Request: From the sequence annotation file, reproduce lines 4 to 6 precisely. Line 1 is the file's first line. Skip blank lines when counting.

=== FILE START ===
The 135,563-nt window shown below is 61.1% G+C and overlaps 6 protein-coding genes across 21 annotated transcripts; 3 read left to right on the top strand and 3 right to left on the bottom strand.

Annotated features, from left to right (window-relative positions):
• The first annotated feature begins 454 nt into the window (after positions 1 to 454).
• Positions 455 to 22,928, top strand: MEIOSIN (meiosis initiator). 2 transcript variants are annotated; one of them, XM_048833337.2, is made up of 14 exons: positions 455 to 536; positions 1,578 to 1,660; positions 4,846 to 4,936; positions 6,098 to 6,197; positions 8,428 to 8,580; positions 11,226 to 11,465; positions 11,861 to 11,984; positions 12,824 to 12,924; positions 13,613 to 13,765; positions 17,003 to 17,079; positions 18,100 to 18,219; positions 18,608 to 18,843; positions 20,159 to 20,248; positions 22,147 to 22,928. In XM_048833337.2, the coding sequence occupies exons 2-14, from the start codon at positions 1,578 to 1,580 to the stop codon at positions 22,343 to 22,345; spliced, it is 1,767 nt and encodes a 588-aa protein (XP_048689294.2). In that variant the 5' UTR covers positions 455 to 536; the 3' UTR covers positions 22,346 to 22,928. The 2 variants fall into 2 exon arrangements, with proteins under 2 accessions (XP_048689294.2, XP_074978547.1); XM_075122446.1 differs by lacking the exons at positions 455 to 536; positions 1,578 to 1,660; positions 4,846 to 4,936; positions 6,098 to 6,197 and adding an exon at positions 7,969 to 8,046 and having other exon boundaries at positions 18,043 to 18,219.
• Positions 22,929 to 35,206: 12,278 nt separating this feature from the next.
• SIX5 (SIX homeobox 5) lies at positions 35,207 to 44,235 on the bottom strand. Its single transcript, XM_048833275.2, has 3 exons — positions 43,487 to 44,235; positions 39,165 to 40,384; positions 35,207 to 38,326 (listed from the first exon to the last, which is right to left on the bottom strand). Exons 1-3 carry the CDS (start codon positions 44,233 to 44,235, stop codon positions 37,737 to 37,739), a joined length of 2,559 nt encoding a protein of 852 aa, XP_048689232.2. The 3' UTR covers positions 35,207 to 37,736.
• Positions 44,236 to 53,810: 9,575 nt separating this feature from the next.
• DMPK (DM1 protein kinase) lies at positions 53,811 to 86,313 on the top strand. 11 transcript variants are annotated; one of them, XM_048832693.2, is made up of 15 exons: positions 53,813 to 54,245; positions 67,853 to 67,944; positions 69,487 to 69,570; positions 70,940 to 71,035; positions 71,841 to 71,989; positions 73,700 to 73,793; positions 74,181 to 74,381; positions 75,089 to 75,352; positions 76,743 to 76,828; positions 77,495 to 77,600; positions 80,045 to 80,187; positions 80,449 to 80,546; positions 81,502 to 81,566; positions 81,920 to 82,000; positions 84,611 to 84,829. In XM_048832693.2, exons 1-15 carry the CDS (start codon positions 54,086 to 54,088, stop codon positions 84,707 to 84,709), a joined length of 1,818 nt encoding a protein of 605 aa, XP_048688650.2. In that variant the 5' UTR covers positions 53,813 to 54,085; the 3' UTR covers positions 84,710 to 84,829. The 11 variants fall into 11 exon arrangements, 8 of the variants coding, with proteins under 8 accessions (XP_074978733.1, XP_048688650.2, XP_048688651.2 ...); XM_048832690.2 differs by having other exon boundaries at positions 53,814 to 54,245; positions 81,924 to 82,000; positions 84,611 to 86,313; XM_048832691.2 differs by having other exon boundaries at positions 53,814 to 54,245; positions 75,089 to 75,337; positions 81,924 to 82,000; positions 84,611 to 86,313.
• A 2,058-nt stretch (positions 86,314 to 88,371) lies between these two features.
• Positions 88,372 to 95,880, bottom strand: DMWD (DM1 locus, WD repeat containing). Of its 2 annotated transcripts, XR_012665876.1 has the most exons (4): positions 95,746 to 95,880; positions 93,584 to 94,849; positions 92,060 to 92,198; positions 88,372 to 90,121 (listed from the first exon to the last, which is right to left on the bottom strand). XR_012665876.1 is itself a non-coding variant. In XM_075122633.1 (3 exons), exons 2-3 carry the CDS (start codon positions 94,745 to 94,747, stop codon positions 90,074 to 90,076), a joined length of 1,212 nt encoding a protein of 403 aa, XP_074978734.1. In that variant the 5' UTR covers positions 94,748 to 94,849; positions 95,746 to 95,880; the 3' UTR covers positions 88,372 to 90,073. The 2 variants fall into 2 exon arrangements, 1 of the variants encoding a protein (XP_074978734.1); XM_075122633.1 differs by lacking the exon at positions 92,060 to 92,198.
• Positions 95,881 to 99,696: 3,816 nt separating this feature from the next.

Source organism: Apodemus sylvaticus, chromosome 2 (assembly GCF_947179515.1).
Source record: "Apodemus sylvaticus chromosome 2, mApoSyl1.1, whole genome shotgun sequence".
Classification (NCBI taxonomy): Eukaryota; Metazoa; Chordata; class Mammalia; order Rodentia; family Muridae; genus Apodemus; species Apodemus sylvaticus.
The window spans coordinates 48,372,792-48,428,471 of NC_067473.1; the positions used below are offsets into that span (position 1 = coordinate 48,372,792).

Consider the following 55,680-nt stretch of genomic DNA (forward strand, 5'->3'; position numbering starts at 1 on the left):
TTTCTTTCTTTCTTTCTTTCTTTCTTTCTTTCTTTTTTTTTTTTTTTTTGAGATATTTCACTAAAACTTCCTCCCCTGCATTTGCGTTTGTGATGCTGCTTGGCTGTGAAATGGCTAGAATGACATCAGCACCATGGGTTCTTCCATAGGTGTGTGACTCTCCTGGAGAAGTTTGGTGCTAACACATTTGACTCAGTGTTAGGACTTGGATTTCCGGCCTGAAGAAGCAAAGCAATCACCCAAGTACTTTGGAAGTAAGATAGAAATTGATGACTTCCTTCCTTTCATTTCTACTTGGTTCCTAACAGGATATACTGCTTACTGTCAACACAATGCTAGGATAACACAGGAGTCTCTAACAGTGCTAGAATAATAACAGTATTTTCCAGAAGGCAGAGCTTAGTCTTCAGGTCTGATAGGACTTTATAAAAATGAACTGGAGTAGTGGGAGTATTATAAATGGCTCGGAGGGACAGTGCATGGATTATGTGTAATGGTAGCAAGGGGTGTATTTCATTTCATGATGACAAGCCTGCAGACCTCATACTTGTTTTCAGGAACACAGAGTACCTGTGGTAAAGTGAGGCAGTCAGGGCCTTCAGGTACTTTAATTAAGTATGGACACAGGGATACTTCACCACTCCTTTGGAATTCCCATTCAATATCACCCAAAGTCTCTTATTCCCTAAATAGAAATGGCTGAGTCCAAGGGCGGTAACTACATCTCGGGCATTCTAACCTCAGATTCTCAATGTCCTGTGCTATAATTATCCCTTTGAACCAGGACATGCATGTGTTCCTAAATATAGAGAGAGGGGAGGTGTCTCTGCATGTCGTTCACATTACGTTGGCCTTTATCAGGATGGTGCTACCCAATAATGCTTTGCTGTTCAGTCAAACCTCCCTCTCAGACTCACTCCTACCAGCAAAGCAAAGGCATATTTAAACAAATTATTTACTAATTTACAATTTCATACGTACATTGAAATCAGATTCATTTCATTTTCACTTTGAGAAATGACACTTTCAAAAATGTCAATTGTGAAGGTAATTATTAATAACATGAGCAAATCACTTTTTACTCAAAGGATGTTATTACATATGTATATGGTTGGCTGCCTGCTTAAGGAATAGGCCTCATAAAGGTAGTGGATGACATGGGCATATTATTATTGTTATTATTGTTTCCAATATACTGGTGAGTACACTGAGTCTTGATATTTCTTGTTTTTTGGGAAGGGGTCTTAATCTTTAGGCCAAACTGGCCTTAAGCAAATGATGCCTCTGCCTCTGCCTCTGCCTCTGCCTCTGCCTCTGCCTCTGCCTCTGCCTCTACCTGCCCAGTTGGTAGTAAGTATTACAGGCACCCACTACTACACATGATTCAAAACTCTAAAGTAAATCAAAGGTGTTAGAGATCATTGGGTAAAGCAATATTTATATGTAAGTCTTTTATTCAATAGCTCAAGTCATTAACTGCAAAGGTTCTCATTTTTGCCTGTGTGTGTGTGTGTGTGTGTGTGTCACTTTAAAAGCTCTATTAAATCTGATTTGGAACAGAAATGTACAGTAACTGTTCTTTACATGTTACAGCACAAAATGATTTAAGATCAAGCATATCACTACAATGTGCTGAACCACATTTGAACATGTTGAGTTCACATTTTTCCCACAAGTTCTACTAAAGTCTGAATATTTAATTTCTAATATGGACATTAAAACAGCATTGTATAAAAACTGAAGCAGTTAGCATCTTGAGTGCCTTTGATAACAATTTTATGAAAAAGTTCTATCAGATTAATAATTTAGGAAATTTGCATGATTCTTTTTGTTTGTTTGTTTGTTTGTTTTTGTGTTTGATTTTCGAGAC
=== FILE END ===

• Positions 455 to 22,928, top strand: MEIOSIN (meiosis initiator). 2 transcript variants are annotated; one of them, XM_048833337.2, is made up of 14 exons: positions 455 to 536; positions 1,578 to 1,660; positions 4,846 to 4,936; positions 6,098 to 6,197; positions 8,428 to 8,580; positions 11,226 to 11,465; positions 11,861 to 11,984; positions 12,824 to 12,924; positions 13,613 to 13,765; positions 17,003 to 17,079; positions 18,100 to 18,219; positions 18,608 to 18,843; positions 20,159 to 20,248; positions 22,147 to 22,928. In XM_048833337.2, the coding sequence occupies exons 2-14, from the start codon at positions 1,578 to 1,580 to the stop codon at positions 22,343 to 22,345; spliced, it is 1,767 nt and encodes a 588-aa protein (XP_048689294.2). In that variant the 5' UTR covers positions 455 to 536; the 3' UTR covers positions 22,346 to 22,928. The 2 variants fall into 2 exon arrangements, with proteins under 2 accessions (XP_048689294.2, XP_074978547.1); XM_075122446.1 differs by lacking the exons at positions 455 to 536; positions 1,578 to 1,660; positions 4,846 to 4,936; positions 6,098 to 6,197 and adding an exon at positions 7,969 to 8,046 and having other exon boundaries at positions 18,043 to 18,219.
• Positions 22,929 to 35,206: 12,278 nt separating this feature from the next.
• SIX5 (SIX homeobox 5) lies at positions 35,207 to 44,235 on the bottom strand. Its single transcript, XM_048833275.2, has 3 exons — positions 43,487 to 44,235; positions 39,165 to 40,384; positions 35,207 to 38,326 (listed from the first exon to the last, which is right to left on the bottom strand). Exons 1-3 carry the CDS (start codon positions 44,233 to 44,235, stop codon positions 37,737 to 37,739), a joined length of 2,559 nt encoding a protein of 852 aa, XP_048689232.2. The 3' UTR covers positions 35,207 to 37,736.